I quit wearing wristwatches several years ago, guess you know what I think about time. I don’t let Time control my life, oh, I got two clocks in my shop, battery powered in case one quits. They’re Schoolhouse Clocks and I’ve had ’em for about 25 years or more.

    When I was younger, Roosters use to crow at night and Mama would say someone just died. I never heard who died, so I thought the Roosters were crazy or something. My older brothers had
    some schoolin’ and they knew about Folklore. …Ken

  • Reply
    Rosamary Christiansen
    June 20, 2019 at 10:35 am

    My folks were from West Virginia. My mother was the more superstitious and was always teaching me new ones. I had bought a clock at the thriftstore that was battery run but had hands on the face. When my father died the clock stopped on the day and hour. I bought a new battery but it remain silent. I put it back up on the wall because it was an unusual looking piece. A long time went by ,then one day..tick..tick…tick…it started up again and never acted up again.

  • Reply
    aw griff
    June 20, 2019 at 9:26 am

    I thought I knew the one about stopping the clock to prevent another death, but it turns out my Wife had told me she got it off of your site and was teaching Appalachian culture at school. Interesting that one of her students knew this one from her family.
    If a bird or bat gets in your house someone in family dies. Dream of a new birth and someone in family dies. Death comes in threes, family or friends. If this next were true everbody in the neighborhood would be dead, If an owl hoots outside your window someone in family dies. We have an abundance of owls.

  • Reply
    Shirl
    June 20, 2019 at 9:25 am

    The folklore you have listed is all familiar but I can’t add to the list. Your post got me to thinking about a time not too long ago and how many times I have asked a watch wearer the time of day while shopping or at sporting events. I think I have owned a watch most of my adult life, mostly saved to be worn for special occasions. My job in the shipping business made wearing my watch almost as important as wearing my shoes to work. Cuckoo clocks will always be my favorite timepiece.

  • Reply
    Quinn
    June 20, 2019 at 9:18 am

    I think the association with a stopped clock and death may be because the ticking sounds like a heartbeat.
    I’ve never liked wearing a watch for the same reason Miss Cindy described, but when I worked in the woods I needed to have one. It got harder and harder to find a watch with hands instead of ugly digital numbers, and maybe because I really didn’t want to wear a watch in the first place, I kept losing them. I finally took the wristband off a watch, tied a string to it, and attached it to a belt loop of my dungarees so I had an inexpensive pocketwatch. It’s probably still in the bottom of a drawer somewhere!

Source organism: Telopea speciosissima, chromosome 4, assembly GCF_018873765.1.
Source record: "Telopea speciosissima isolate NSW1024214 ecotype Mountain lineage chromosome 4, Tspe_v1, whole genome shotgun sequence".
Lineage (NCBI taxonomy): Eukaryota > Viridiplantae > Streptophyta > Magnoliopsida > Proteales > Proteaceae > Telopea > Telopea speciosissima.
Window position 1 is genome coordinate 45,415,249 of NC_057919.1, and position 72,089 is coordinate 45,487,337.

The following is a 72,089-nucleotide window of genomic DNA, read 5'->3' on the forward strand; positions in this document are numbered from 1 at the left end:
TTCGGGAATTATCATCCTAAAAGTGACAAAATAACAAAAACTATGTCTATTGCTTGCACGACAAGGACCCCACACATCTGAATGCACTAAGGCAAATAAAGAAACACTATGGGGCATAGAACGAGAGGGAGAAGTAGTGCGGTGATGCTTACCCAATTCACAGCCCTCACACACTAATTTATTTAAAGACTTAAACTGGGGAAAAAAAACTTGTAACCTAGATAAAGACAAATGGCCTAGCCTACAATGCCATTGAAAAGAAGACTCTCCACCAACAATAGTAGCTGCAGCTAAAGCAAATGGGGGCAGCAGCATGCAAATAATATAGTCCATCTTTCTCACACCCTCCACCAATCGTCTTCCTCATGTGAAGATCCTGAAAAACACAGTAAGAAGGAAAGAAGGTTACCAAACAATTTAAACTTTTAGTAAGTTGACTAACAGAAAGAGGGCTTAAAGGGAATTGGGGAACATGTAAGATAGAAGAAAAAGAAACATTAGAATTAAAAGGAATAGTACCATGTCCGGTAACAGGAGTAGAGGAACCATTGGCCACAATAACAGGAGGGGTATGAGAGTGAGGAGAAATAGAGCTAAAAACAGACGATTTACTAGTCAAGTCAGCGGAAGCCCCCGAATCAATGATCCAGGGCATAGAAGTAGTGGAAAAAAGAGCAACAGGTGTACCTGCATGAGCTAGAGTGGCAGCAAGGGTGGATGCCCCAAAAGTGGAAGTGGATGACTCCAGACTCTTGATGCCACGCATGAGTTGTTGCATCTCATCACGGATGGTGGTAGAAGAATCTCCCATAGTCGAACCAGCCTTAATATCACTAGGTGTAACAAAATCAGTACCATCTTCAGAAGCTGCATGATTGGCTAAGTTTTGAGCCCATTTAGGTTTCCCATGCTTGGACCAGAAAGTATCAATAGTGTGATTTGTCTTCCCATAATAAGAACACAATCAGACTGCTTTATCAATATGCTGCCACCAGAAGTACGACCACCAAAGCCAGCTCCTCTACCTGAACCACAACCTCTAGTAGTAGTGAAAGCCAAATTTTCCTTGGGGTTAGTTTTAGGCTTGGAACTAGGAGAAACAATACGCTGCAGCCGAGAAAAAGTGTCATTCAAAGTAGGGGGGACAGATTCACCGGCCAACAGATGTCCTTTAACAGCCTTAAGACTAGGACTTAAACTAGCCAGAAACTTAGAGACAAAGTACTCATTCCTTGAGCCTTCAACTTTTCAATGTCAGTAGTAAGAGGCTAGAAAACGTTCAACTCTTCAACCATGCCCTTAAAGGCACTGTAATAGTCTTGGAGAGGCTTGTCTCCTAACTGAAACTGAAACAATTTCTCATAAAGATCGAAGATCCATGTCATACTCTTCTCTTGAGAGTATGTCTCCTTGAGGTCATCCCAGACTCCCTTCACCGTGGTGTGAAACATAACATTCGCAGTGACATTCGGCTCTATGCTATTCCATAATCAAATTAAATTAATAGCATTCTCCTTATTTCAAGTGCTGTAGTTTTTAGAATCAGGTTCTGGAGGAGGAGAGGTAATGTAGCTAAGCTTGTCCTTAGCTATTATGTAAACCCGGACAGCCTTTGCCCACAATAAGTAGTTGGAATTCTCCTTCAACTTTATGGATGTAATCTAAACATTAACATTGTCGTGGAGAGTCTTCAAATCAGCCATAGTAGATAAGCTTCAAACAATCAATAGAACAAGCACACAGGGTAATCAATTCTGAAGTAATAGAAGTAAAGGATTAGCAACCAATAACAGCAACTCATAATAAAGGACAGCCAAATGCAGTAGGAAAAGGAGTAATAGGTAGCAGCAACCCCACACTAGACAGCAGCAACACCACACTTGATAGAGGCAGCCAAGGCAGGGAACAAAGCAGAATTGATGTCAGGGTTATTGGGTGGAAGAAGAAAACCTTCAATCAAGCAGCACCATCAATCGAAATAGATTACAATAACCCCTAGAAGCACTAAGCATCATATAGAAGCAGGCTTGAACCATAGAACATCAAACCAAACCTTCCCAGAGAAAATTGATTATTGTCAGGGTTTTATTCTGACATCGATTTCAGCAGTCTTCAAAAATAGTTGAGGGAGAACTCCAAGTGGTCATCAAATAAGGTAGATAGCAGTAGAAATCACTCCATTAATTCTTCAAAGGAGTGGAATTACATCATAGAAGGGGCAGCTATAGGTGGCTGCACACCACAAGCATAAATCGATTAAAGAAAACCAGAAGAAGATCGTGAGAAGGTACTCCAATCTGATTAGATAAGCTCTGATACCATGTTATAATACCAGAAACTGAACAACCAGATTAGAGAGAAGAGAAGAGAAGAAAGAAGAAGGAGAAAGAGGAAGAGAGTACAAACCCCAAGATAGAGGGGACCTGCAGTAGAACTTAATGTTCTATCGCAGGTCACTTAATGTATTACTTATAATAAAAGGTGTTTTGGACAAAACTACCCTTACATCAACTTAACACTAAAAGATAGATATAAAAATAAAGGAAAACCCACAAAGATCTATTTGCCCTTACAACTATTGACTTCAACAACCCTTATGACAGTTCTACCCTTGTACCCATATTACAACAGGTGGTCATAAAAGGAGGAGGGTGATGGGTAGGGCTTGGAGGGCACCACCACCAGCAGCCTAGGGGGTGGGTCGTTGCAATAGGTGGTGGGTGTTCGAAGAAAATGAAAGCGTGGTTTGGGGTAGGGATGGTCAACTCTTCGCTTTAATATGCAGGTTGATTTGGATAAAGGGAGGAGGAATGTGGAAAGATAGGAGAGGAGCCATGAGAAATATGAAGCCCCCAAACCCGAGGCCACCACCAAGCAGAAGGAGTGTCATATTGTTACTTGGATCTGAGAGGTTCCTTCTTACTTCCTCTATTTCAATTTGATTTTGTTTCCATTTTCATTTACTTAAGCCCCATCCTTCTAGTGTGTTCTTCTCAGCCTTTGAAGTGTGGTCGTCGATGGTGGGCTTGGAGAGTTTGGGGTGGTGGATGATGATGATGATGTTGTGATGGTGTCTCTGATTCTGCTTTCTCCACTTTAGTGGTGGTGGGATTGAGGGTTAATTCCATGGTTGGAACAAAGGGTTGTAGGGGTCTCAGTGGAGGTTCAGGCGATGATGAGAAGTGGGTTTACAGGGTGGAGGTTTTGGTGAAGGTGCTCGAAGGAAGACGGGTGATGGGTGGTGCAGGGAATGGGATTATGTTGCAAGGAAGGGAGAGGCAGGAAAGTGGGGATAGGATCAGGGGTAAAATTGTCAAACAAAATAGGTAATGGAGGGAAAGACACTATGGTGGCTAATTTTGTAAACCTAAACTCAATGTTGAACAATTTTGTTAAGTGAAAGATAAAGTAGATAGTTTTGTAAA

• Reply
      Linda
      June 20, 2019 at 12:17 pm

      Yes! Ticking and heartbeats.

  • Reply
    Ed Ammons
    June 20, 2019 at 8:27 am

    How in the world could you see to kill a rabbit in a graveyard at midnight? Unless you catch him in the daylight and wait til midnight to kill him. If anybody saw you doing it they would call those men in white uniforms with the big butterfly nets to come and take you away. I guess that could be called good luck. You’d have a place to stay for the rest of your life. It’s only one room but it’s paid for by the state and food and utilities are included.
    https://www.youtube.com/watch?v=l-lJZiqZaGA

  • Reply
    tmc
    June 20, 2019 at 7:57 am

    Interesting info about stopping all the clocks in the house, I first seen this on the movie Fried Green Tomatoes, and I wondered about the symolizem of it.

  • Reply
    Miss Cindy
    June 20, 2019 at 7:24 am

    I don’t wear a watch any more, I use my phone like you mentioned. But I actually quit wearing a watch before cell phones, and do you want to hear my reason? I began to feel that a watch worn on my wrist was a symbol representing being tied to time and I did not like that feeling so I quit wearing my watch and have not had one on since then. There were and are plenty of clocks around plus it gave me a chance to use my senses to tell time.

    • Reply
      Ed Ammons
      June 20, 2019 at 10:04 am

      When I retired in 2014 I took off my watch and haven’t worn it since. My work had an engraved gold Seiko watch to present me at my retirement party. I didn’t go to their party. Two years later they sent it to me in the mail. I had it in the trash but I told Dusty about it and he wanted it. He dug it out of the trash can and has it now I guess.
      They had my time, they owned me, they used me, they abused me for almost forty years. I don’t need a reminder of that. Telling me daily that they still control my time.
      The last Friday in June was to be my last day. I left at one o’clock on Thursday to avoid fake hugs, handshakes and tears and the retirement party. I have my time back. I am now my own person. Free at last, free at last! Feeble but free!

      PS: I have no communication with my former place of employment except once a year I get an invite to a children’s Christmas party and once a month a letter from Wells Fargo saying my pension in going into my checking account.

      • Reply
        Ed Ammons
        June 20, 2019 at 10:06 am

        Not feeble minded yet but getting there!

  • Reply
    Jo Lobertini
    June 20, 2019 at 7:11 am

    I have heard the one about the animals bowing on Christmas eve. The others were new to me. However, when my father died at 4:30pm, the clocks in our home did stop. I had never experienced that.